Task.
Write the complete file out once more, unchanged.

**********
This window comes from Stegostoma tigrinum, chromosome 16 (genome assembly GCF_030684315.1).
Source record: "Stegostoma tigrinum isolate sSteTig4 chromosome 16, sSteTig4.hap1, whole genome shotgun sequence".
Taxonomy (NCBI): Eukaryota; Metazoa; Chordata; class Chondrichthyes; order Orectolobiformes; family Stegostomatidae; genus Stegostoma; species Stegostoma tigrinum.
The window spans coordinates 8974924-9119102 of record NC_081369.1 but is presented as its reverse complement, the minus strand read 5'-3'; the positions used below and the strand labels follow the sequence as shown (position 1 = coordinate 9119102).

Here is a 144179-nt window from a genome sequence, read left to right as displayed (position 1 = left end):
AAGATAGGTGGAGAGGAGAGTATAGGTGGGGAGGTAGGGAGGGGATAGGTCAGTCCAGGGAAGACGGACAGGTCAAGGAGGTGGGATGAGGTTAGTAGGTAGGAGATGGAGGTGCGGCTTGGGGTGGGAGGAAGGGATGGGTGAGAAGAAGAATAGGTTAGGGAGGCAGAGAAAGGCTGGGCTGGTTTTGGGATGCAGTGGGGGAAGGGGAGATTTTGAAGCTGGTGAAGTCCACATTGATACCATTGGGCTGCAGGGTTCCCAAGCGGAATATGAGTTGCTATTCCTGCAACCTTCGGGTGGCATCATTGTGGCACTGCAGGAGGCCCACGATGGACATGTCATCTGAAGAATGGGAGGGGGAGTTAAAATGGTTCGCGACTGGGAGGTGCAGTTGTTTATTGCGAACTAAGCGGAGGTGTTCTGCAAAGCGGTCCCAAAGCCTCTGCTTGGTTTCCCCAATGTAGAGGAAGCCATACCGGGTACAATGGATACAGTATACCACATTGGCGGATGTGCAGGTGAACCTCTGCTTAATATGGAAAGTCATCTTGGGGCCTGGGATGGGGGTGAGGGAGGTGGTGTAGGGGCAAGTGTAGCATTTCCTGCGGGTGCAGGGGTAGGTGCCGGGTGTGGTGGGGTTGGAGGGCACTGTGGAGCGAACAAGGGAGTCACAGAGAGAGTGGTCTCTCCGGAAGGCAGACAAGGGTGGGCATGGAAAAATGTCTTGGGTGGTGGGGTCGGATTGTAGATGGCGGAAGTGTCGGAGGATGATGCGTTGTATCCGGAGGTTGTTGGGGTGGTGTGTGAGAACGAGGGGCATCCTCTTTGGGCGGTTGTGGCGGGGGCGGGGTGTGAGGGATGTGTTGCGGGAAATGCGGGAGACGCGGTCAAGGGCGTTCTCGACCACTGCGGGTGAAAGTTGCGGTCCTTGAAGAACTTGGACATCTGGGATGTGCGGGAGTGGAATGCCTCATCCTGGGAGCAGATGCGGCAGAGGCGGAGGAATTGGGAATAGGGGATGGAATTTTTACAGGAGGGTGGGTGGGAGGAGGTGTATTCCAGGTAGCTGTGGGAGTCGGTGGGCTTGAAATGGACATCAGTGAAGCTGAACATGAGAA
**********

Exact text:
This window comes from Stegostoma tigrinum, chromosome 16 (genome assembly GCF_030684315.1).
Source record: "Stegostoma tigrinum isolate sSteTig4 chromosome 16, sSteTig4.hap1, whole genome shotgun sequence".
Taxonomy (NCBI): Eukaryota; Metazoa; Chordata; class Chondrichthyes; order Orectolobiformes; family Stegostomatidae; genus Stegostoma; species Stegostoma tigrinum.
The window spans coordinates 8974924-9119102 of record NC_081369.1 but is presented as its reverse complement, the minus strand read 5'-3'; the positions used below and the strand labels follow the sequence as shown (position 1 = coordinate 9119102).

Here is a 144179-nt window from a genome sequence, read left to right as displayed (position 1 = left end):
AAGATAGGTGGAGAGGAGAGTATAGGTGGGGAGGTAGGGAGGGGATAGGTCAGTCCAGGGAAGACGGACAGGTCAAGGAGGTGGGATGAGGTTAGTAGGTAGGAGATGGAGGTGCGGCTTGGGGTGGGAGGAAGGGATGGGTGAGAAGAAGAATAGGTTAGGGAGGCAGAGAAAGGCTGGGCTGGTTTTGGGATGCAGTGGGGGAAGGGGAGATTTTGAAGCTGGTGAAGTCCACATTGATACCATTGGGCTGCAGGGTTCCCAAGCGGAATATGAGTTGCTATTCCTGCAACCTTCGGGTGGCATCATTGTGGCACTGCAGGAGGCCCACGATGGACATGTCATCTGAAGAATGGGAGGGGGAGTTAAAATGGTTCGCGACTGGGAGGTGCAGTTGTTTATTGCGAACTAAGCGGAGGTGTTCTGCAAAGCGGTCCCAAAGCCTCTGCTTGGTTTCCCCAATGTAGAGGAAGCCATACCGGGTACAATGGATACAGTATACCACATTGGCGGATGTGCAGGTGAACCTCTGCTTAATATGGAAAGTCATCTTGGGGCCTGGGATGGGGGTGAGGGAGGTGGTGTAGGGGCAAGTGTAGCATTTCCTGCGGGTGCAGGGGTAGGTGCCGGGTGTGGTGGGGTTGGAGGGCACTGTGGAGCGAACAAGGGAGTCACAGAGAGAGTGGTCTCTCCGGAAGGCAGACAAGGGTGGGCATGGAAAAATGTCTTGGGTGGTGGGGTCGGATTGTAGATGGCGGAAGTGTCGGAGGATGATGCGTTGTATCCGGAGGTTGTTGGGGTGGTGTGTGAGAACGAGGGGCATCCTCTTTGGGCGGTTGTGGCGGGGGCGGGGTGTGAGGGATGTGTTGCGGGAAATGCGGGAGACGCGGTCAAGGGCGTTCTCGACCACTGCGGGTGAAAGTTGCGGTCCTTGAAGAACTTGGACATCTGGGATGTGCGGGAGTGGAATGCCTCATCCTGGGAGCAGATGCGGCAGAGGCGGAGGAATTGGGAATAGGGGATGGAATTTTTACAGGAGGGTGGGTGGGAGGAGGTGTATTCCAGGTAGCTGTGGGAGTCGGTGGGCTTGAAATGGACATCAGTGAAGCTGAACATGAGAA